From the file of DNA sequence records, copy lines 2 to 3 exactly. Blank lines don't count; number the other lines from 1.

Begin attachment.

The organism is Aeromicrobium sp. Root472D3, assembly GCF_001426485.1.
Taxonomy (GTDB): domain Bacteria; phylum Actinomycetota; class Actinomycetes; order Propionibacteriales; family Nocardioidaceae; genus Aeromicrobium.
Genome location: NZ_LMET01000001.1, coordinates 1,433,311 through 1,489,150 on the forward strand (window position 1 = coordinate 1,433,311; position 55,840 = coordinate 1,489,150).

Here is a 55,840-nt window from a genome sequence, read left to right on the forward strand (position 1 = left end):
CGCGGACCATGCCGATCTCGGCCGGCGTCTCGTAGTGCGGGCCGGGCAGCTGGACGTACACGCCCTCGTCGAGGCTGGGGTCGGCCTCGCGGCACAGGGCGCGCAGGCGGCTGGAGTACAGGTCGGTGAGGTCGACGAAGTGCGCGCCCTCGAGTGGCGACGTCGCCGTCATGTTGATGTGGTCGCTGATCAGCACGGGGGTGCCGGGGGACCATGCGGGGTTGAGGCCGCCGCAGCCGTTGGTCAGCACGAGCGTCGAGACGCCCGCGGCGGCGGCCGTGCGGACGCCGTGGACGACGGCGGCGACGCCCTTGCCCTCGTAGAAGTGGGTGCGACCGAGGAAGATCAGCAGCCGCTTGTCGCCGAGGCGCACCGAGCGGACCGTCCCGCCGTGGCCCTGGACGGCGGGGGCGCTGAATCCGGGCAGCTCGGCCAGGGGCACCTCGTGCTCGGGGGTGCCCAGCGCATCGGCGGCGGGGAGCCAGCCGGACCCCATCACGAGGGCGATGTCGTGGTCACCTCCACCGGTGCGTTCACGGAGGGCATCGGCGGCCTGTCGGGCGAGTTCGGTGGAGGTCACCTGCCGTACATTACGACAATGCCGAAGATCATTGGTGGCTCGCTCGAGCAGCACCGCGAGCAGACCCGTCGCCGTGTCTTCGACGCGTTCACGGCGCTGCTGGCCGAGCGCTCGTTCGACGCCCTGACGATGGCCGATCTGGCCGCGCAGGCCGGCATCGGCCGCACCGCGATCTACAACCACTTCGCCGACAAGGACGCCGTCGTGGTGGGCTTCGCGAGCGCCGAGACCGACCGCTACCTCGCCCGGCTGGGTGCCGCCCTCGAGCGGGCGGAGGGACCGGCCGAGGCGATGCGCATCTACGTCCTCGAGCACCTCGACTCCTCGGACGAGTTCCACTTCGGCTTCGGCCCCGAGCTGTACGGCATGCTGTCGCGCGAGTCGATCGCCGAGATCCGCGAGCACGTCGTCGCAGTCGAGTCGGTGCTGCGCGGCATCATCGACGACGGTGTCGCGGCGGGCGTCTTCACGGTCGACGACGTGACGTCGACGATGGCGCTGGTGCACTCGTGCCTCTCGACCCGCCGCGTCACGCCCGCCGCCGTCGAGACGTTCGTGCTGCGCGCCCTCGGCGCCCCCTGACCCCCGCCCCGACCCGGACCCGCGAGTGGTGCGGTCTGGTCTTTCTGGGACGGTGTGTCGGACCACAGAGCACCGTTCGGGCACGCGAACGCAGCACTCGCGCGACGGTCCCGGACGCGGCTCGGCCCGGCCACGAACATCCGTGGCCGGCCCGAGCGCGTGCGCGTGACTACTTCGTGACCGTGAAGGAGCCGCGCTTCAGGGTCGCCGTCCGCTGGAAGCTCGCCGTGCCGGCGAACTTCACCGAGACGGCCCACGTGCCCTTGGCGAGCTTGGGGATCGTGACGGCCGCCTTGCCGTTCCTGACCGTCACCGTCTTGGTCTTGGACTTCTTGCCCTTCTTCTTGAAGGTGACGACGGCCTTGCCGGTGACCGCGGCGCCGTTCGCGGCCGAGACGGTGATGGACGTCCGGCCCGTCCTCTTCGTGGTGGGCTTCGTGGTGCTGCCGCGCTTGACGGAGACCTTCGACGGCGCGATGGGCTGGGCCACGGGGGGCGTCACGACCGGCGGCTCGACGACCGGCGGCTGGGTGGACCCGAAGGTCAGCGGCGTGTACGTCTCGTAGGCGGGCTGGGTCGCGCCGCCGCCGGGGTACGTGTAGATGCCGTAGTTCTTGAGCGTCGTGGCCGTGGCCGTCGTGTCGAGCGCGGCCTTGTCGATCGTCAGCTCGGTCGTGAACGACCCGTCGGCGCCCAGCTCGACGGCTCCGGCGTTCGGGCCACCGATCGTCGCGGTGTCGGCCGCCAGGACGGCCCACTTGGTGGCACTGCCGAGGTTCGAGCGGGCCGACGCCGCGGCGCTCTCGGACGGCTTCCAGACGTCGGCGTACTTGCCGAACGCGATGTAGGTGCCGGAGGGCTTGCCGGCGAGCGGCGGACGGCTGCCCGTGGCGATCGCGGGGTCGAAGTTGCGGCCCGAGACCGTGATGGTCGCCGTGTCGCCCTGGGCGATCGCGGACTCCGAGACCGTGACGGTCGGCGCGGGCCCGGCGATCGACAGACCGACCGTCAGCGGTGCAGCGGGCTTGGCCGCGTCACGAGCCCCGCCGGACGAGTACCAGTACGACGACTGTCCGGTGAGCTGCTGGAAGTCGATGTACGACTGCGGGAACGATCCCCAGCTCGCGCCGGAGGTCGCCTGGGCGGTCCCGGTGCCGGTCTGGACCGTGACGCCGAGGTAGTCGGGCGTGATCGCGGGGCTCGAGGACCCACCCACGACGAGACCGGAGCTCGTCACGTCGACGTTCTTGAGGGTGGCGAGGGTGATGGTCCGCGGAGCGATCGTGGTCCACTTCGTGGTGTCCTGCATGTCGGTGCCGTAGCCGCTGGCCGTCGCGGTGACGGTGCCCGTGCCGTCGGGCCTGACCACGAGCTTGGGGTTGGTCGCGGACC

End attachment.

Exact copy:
Taxonomy (GTDB): domain Bacteria; phylum Actinomycetota; class Actinomycetes; order Propionibacteriales; family Nocardioidaceae; genus Aeromicrobium.
Genome location: NZ_LMET01000001.1, coordinates 1,433,311 through 1,489,150 on the forward strand (window position 1 = coordinate 1,433,311; position 55,840 = coordinate 1,489,150).